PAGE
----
Monks Cross II – unsustainable and bad for York’s environment
Monks Cross II will put more cars on the road, meaning more pollution, more congestion and more carbon emissions.
The huge majority of shoppers visiting Monks Cross arrive by car. The planning application includes about 1,500 new (free) car parking spaces.
According to the developers’ own study:
- The development will create over 9,000 additional vehicle trips per day, with an additional 500 on match days (assuming supporters follow their transport plan!)
- During matches, six nearby junctions would reach capacity and all parking facilities on the site and nearby are likely to become totally full.
York is trying to reduce levels of car use, and with good reason. A recent study found that air pollution, largely due to road traffic, results in around 150 premature deaths each year in York – an average of three per week1. Shopping accounts for around 20% of all UK car journeys2.
Transport accounts for around 715,000 tonnes per year of carbon dioxide emissions from York residents – after heating, this is the biggest contributor to our carbon footprints.3
Large out-of-town retail is a huge consumer of energy
We are used to cheap fuel prices and ready access to energy. But as fossil fuel sources deplete, energy prices rise. We are seeing the effects of passing 'peak oil' in fuel prices now, and in the increasingly damaging technologies used to extract fuels from tar sands and by 'fracking' of shale gas deposits. Until we make the transition to a renewable energy economy, we need to work to conserve energy wherever possible.
Large out-of-town 'big box' retail units are usually extremely inefficient. In general they are poorly insulated and have very little natural light. A survey by Sheffield Hallam University found that large superstores are the most energy inefficient buildings in the retail/light industrial sector, despite the relatively new building stock. It would take more than sixty greengrocers to match the carbon dioxide emissions from a single average superstore4.
Relocating 'community facilities' to this site will jeopardise real communities
Much has been made of the 'community facilities' that will be provided on the site. But there is an open question about the 'community' that these would serve. Huntington and New Earswick both have libraries and medical centres in the heart of these communities. There is no other significant residential area within walking distance. The proposed facilities would seem to serve (and encourage) people driving in from further afield. They are not 'community' facilities at all, and may jeopardise those existing facilities serving communities in Huntington, New Earswick, Heworth, Clifton, Haxby and across the city.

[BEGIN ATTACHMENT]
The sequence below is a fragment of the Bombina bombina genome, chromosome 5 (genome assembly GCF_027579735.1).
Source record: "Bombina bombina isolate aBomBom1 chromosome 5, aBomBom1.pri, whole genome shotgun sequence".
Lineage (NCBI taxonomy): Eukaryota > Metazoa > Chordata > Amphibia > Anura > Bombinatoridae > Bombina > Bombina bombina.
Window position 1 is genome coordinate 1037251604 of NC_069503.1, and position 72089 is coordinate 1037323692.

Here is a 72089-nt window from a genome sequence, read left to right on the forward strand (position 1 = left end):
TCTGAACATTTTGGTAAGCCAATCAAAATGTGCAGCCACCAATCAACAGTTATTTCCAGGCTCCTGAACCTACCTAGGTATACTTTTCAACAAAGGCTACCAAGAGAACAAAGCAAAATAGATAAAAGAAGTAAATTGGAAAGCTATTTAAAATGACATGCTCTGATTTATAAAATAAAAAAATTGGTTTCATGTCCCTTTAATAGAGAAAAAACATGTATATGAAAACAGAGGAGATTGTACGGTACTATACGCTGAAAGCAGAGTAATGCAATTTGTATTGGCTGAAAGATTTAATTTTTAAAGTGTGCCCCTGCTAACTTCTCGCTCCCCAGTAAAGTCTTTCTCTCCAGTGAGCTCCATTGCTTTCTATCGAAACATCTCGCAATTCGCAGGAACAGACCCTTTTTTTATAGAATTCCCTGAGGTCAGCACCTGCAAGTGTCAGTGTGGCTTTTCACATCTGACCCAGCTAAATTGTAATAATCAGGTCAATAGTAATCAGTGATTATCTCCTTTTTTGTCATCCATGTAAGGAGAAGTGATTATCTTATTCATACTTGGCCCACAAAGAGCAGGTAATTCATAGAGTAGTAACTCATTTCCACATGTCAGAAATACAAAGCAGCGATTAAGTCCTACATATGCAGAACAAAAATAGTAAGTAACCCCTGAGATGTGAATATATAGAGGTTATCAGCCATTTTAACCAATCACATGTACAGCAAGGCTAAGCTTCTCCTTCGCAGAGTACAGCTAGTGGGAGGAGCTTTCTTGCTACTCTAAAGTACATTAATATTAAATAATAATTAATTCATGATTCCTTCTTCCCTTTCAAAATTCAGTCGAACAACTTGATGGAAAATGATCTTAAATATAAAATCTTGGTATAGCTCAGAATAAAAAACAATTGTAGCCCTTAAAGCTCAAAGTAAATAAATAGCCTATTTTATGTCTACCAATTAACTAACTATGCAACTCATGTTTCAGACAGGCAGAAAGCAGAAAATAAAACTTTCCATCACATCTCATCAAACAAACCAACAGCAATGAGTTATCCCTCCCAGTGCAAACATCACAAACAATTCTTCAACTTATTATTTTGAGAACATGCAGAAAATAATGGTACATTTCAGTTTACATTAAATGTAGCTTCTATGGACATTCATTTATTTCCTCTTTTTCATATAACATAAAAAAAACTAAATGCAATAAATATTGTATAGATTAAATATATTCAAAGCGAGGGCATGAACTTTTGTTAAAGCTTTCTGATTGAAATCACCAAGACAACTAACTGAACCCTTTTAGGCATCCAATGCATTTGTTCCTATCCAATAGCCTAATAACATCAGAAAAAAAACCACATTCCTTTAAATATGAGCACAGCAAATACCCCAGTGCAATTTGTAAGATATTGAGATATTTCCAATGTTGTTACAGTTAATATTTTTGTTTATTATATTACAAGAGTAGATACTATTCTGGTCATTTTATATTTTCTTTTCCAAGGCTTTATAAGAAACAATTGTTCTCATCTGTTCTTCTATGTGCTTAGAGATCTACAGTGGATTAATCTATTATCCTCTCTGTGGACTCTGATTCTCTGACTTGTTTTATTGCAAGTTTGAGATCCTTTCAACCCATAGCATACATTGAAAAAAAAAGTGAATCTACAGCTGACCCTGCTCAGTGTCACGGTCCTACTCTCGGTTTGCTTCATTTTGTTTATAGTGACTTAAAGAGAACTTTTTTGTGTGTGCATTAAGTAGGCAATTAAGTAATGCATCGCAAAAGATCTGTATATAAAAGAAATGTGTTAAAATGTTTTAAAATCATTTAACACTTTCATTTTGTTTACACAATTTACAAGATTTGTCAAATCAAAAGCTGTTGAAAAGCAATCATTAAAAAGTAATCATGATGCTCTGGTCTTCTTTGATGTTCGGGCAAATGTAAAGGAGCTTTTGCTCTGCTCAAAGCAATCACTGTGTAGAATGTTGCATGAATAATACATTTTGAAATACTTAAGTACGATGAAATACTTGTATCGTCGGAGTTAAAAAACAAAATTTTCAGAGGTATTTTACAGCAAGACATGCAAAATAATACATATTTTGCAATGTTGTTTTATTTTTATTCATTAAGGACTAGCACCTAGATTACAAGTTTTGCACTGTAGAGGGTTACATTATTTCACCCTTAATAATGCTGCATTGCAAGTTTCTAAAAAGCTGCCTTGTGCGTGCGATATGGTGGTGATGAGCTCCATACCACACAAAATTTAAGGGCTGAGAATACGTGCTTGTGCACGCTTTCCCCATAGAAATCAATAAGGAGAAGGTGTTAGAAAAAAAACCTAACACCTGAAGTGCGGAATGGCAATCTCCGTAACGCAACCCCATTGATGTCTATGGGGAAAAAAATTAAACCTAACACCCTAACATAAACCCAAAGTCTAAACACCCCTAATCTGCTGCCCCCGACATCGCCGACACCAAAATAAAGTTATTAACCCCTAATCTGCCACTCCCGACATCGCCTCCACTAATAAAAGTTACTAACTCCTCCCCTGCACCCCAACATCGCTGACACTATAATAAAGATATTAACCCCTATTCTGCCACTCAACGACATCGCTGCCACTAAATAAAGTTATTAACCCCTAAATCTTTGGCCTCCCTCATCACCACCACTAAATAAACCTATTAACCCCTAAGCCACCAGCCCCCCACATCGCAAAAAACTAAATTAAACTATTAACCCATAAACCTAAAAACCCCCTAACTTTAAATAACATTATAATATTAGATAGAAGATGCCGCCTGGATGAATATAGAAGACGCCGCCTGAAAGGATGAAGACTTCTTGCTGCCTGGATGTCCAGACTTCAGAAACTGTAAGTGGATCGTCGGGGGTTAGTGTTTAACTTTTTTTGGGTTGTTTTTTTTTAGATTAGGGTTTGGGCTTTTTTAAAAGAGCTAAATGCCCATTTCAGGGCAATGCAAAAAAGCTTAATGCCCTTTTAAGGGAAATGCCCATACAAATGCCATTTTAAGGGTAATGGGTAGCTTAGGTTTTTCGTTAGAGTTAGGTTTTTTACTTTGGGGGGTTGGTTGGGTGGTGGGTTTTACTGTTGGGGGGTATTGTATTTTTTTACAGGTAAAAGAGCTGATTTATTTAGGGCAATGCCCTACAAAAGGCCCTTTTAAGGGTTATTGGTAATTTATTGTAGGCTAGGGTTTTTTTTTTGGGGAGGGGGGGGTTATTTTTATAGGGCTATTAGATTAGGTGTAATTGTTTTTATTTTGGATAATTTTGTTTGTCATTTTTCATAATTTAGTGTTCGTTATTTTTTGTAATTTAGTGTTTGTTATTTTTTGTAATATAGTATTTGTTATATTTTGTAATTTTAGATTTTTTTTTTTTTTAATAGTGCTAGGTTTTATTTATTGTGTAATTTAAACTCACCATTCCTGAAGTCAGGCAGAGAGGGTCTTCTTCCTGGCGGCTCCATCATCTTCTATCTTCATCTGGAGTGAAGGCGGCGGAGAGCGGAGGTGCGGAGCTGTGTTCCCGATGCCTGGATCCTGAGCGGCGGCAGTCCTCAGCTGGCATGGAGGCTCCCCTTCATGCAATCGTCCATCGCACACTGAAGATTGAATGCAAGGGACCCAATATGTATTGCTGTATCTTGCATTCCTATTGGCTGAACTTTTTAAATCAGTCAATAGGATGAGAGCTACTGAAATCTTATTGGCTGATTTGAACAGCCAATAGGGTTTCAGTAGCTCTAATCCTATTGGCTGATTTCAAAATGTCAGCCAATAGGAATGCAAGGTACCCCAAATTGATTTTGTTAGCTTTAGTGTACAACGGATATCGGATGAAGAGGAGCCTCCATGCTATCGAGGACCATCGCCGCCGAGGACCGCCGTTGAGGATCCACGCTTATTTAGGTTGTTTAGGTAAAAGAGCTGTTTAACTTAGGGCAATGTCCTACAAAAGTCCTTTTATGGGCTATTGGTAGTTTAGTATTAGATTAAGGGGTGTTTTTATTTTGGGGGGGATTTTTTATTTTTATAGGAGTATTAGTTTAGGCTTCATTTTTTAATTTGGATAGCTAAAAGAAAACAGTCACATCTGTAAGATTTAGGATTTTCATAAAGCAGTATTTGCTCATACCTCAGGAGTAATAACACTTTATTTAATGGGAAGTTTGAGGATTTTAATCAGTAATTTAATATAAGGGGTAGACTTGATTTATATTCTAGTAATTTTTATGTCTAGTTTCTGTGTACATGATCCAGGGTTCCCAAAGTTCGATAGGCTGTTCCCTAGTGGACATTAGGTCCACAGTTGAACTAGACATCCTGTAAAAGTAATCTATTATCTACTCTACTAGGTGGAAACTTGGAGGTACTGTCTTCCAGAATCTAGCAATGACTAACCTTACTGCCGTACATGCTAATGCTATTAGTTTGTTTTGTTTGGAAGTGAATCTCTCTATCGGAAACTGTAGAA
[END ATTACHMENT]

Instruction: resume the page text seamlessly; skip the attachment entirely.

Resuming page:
The City of York Council is trying to reduce our carbon footprint, reduce congestion, and improve air quality. All these efforts will be undermined by the Monks Cross II development. In the words of the Council's own Sustainability Officer: "An out of town location is inherently unsustainable".
- "A Low Emission Strategy For York" - http://democracy.york.gov.uk/mgConvert2PDF.aspx?ID=40266
- Department for Transport, 2005. Transport Statistics Bulletin, Section 7, Table 7.2
- Green Streets Final Report, Stockholm Environment Institute
- Elsayed MA, Grant JF & Mortimer ND (2002) Energy use in the United Kingdom non-domestic building stock: 2002 catalogue of results Resources Research Unit, School of Environment and Development, Sheffield Hallam University. Average supermarket area in survey 1534m2, average CO2 emissions per m2, 330 kg/m2/yr. Total CO2 per average supermarket unit: 509,109 Kg CO2/yr. Average greengrocer size in survey 76m2, average CO2 emissions per m2, 105 kg/m2/yr. Total CO2 per average greengrocer unit: 7980 kg CO2/yr.